We can forgive the American spelling of “travellers” in the title of this movie and move swiftly on, much as the movie does. As you may have guessed, this is a movie about time travel, but very different in tone from, say, Slaughterhouse 5, Back to the Future, The Terminator, Triangle, Source Code, Harry Potter and the Prisoner of Azkaban, the grandaddy of them all – HG Wells’s The Time Machine, and many, many more.
This example of the genre, adapted from a best-selling debut novel by Audrey Niffenegger, is primarily a romantic drama in which the time travelling both made such a romance possible and threatens its very existence and ultimately contributes to his demise. Some would call it a rom-com, though I’m not convinced it is funny enough, and such a label detracts from the poignant essence of the plot.
To the eponymous traveller, Henry, his time travelling is a necessary evil, something beyond his control arising from a genetic defect and occurring with increasing frequency the more stressed he becomes – and turning up at any time and place starkers probably doesn’t help his stress levels. He first encounters The Time Traveller’s Wife herself as a child, and goes back to visit her many times. Eventually in adulthood she introduces herself to him at a before he has returned to meet her (hope you’re keeping up, but it’s not that difficult.)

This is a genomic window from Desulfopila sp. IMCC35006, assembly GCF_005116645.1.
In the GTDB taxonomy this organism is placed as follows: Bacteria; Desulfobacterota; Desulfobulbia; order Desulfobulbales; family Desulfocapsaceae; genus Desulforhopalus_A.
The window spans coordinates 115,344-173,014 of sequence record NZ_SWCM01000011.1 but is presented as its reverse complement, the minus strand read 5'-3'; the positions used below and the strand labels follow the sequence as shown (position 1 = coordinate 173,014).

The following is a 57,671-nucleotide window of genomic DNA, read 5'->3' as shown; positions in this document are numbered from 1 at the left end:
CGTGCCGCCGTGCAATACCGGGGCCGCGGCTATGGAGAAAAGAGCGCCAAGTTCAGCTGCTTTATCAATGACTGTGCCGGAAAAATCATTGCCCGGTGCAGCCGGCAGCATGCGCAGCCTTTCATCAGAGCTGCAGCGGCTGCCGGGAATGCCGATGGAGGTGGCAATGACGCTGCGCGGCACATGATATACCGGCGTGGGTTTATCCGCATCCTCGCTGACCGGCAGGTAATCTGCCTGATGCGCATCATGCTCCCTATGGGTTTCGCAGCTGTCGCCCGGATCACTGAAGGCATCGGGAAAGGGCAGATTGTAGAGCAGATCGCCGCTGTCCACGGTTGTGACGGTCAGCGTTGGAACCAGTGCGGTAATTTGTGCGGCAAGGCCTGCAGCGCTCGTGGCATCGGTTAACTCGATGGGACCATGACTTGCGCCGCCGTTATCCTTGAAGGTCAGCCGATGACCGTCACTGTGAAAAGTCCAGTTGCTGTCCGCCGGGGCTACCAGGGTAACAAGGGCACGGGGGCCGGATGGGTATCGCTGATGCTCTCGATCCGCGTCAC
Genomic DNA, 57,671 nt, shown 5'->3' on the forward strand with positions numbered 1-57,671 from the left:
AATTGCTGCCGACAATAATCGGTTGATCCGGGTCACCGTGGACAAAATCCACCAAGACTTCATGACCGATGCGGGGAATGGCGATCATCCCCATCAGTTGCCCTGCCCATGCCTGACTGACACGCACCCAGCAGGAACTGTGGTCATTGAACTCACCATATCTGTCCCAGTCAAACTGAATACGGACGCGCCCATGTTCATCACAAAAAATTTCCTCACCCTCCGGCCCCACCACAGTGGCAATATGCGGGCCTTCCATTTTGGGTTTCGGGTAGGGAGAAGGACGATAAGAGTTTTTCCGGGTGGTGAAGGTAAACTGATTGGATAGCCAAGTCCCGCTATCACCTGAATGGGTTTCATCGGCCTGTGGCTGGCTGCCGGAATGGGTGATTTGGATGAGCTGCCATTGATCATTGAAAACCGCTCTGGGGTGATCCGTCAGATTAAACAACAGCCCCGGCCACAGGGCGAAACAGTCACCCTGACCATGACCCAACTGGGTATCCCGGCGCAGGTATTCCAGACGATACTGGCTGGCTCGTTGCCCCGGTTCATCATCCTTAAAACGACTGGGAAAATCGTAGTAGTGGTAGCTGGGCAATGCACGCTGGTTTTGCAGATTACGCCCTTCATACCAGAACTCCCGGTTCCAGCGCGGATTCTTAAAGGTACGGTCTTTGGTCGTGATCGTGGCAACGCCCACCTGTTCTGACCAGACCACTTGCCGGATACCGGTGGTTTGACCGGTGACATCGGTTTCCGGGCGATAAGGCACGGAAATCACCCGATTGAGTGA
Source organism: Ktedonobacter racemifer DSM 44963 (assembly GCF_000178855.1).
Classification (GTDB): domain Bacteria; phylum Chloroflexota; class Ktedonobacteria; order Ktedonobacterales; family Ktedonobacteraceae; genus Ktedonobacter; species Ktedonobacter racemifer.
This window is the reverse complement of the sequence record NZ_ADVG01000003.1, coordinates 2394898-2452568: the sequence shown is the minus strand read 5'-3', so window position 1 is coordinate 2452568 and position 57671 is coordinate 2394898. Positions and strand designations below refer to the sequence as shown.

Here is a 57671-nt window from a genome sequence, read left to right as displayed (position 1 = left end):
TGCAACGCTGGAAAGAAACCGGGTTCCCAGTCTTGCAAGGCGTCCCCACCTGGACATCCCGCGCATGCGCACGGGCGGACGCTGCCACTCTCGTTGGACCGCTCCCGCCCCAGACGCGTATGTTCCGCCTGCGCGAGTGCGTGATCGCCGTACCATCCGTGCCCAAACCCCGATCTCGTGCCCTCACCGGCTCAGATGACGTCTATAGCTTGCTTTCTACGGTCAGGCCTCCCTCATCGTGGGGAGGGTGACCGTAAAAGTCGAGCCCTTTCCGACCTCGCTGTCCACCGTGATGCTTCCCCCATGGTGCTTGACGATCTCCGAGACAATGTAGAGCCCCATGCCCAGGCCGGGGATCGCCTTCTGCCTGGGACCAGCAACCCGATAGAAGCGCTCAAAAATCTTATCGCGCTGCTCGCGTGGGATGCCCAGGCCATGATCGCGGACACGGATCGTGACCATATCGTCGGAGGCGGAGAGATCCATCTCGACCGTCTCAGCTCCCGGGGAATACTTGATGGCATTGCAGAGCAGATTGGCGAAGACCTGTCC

They fall in love and in due course marry, in spite of his alarming tendency to vanish for weeks at a time. But nobody could say Henry does not provide for his family as his wife’s career in art begins to take off – though most of us don’t have the ability to predict lottery numbers by virtue of going forwards in time to check the results. The difficulty comes when the inevitable pregnancy occurs, though I will draw a veil over the plot details at this point.
From this unlikely scenario Eric Bana and Rachel McAdams make a good go at credibility in one of those moments when an actor has to imagine the unimaginable. But with focus set so firmly on their emotional entanglement by German director Robert Schwentke, this is always a human drama in which the hero has the heart-rending tendency to vanish during romantic clinches. Arguably it works far better at this level too, since the special effects are not up there with the finest as Henry dissolves into the ether.
However…. while since female friends assure me they have wept buckets, I was not moved to tears. As a bloke I am not ashamed to say I can indeed cry at moments of poignancy during great movies like It’s A Wonderful Life and Brief Encounter, among others. Clearly TTTW is good but not in that company, yet I am left wondering why I did not care more, enough to feel involved with the characters. I can’t think of any obvious ingredients missing, yet…. something doesn’t quite click for me, where for others it evidently does.
If and when I think of the answer, I’ll let you know, but in the meantime this is certainly a movie worth seeing, if you have not already seen it.